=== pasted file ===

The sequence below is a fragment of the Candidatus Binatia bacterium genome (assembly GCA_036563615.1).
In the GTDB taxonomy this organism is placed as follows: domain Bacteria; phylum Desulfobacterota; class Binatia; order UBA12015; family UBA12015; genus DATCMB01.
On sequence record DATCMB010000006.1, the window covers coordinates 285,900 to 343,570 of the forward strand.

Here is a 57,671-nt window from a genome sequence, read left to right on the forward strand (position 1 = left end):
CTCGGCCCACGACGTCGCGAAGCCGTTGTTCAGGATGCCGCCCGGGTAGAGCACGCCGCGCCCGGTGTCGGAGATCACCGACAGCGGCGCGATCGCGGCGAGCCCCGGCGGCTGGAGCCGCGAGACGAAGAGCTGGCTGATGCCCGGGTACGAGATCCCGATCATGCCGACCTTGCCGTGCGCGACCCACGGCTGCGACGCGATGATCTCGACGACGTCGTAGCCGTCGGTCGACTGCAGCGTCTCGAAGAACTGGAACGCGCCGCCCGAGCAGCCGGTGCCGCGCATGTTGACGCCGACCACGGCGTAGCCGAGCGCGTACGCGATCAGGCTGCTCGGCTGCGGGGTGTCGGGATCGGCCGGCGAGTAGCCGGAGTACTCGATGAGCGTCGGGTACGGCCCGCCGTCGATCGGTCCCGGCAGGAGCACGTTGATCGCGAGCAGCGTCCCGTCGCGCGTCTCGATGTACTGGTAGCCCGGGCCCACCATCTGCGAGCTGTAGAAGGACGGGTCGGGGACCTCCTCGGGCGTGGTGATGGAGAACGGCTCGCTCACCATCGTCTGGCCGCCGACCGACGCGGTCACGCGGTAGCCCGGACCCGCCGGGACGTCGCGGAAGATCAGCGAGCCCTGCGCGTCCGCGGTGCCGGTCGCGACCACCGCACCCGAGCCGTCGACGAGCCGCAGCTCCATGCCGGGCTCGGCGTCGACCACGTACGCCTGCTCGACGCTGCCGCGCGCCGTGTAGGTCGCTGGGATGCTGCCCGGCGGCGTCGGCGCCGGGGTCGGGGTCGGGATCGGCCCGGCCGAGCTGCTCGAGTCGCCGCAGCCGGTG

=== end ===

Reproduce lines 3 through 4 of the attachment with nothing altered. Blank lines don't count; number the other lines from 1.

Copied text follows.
On sequence record DATCMB010000006.1, the window covers coordinates 285,900 to 343,570 of the forward strand.

Here is a 57,671-nt window from a genome sequence, read left to right on the forward strand (position 1 = left end):